One of the problems about doing the form for elections is that there are so few events to study for precedents. There have only been 16 federal polls since 1966, during what we could call the television age.

Those serious horse players of my acquaintance seem to need tens of thousands of events before they will call a trend conclusive. That makes me wary of being too definite about my opinion on what factors are key to electoral victory, but Prime Minister John Howard, a man who is not a punter, seems to have few reservations about his ability to determine from a small sample what things matter and what do not.

In interviews yesterday Mr Howard spoke of three preconditions for a change of government he had uncovered from his study of history: unpopularity, an inferior team and economic instability. The post World War II changes of the governing party had all three of them. Chifley Labor making way for the Menzies Liberals; McMahon Liberals being replaced by Whitlam Labor; Whitlam Labor falling to Fraser Liberals; Fraser falling to Hawke Labor and finally Keating Labor making way for the Howard Liberals.

Which brought Mr Howard to an analysis of his own form. He said on AM:

The preconditions, if you look at history the preconditions for change of government do not exist at present. This is not regarded as an incompetent government, I don’t regard it as a perfect government and I certainly don’t regard myself as being without failings as a prime minister. I’ve made my share of mistakes. But we’re regarded as competent, we’ve got a very much better team person for person than the Labor front bench and the economy is in remarkably strong generic condition.” Hence the Howard belief that, despite what the pollsters are saying, he could win the next election.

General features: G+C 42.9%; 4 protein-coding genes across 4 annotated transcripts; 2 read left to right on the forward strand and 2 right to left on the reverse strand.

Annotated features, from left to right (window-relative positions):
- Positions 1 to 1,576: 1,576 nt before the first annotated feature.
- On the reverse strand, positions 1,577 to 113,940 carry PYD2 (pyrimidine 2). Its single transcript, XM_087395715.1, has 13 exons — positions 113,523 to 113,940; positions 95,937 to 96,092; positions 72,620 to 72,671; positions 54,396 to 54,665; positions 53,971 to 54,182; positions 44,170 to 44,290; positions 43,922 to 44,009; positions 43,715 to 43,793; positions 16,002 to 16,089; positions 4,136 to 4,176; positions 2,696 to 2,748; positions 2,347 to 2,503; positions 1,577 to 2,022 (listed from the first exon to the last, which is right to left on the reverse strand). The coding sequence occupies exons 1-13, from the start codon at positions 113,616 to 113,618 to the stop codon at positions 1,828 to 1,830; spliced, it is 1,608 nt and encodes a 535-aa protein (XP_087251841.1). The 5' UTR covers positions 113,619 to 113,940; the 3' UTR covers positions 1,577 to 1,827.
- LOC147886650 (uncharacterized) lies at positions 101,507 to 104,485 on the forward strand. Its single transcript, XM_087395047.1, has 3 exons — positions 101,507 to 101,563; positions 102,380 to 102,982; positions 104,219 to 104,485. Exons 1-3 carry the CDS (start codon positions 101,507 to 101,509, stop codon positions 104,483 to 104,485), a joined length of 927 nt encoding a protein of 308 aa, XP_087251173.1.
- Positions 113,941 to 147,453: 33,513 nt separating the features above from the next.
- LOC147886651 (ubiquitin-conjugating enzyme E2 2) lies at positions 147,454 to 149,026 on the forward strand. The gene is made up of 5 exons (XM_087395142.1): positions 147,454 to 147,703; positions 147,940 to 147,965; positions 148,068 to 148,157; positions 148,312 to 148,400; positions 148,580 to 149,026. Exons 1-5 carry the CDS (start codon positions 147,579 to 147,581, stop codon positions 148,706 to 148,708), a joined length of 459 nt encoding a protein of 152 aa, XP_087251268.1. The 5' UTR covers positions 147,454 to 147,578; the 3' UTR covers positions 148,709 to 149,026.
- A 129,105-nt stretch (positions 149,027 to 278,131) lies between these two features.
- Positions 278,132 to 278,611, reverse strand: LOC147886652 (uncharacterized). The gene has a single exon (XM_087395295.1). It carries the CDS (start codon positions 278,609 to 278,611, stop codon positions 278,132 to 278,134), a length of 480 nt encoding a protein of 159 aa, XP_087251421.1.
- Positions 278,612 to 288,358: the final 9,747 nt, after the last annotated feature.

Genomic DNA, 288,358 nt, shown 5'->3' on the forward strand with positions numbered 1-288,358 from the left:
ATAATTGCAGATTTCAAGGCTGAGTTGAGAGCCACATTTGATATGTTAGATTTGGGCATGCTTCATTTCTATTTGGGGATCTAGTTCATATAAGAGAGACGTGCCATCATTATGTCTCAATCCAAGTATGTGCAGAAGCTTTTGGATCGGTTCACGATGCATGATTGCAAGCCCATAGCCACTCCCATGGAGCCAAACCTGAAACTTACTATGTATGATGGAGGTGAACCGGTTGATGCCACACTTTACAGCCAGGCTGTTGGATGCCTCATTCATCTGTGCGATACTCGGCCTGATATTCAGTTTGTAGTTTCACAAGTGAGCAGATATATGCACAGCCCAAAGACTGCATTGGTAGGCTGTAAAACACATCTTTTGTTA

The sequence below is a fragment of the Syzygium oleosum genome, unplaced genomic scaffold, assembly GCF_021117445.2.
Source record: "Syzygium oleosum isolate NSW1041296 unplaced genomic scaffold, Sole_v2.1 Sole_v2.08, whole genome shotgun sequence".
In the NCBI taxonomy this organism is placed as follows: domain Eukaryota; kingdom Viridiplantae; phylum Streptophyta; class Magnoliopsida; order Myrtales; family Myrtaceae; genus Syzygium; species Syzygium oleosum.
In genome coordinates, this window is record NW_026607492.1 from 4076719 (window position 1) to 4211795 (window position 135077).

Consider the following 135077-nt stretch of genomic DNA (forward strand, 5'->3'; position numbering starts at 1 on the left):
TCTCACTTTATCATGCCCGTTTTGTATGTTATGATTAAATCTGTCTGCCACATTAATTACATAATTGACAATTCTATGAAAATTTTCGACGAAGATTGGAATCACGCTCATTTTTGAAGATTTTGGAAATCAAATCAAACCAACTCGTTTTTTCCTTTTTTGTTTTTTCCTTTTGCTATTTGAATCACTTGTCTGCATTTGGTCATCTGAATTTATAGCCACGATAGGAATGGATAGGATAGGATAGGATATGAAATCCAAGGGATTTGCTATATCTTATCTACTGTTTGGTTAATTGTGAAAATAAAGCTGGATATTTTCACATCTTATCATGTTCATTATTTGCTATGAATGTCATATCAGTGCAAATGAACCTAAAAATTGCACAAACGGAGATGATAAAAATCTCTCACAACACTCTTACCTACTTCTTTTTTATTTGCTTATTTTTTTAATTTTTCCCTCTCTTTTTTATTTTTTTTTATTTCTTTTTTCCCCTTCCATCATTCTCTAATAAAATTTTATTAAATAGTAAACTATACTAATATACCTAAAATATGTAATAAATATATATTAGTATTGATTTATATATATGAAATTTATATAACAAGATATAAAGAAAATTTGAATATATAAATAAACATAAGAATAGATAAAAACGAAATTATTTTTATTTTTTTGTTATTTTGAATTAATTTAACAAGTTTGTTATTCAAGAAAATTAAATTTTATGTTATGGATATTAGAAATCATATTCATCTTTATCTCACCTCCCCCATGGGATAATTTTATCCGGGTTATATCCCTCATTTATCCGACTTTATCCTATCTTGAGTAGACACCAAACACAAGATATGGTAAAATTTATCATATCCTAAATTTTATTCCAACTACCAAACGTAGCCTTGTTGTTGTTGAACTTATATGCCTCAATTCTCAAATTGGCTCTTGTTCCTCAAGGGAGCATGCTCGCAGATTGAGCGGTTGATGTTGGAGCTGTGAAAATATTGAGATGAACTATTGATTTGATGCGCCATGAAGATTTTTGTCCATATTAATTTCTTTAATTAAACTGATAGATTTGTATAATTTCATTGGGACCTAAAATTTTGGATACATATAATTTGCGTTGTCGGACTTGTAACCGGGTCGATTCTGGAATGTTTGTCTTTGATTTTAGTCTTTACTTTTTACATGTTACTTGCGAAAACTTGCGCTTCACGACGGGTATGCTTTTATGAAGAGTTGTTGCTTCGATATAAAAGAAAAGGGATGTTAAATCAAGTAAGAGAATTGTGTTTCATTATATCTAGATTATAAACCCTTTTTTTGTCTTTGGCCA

It all just sounds a bit glib to me – the Howard research is like that done by those sellers of betting systems who sift through a few past horse race results to find a pattern that enables them to claim extraordinary profits which fail to materialize when you put them to the test on future, rather than past, events.

None of us is exempt from the great capacity of the human mind to delude itself. There are times when all of us devise rationalisations that allow us to temporarily refuse to accept the evidence before us. Perhaps Mr Howard, and certainly those key advisers around him, should take the time to read the Hans Christian Andersen story The Emperor’s New Suit. It is looking more and more appropriate.

Leave your comment at the Crikey Politics Free For All now.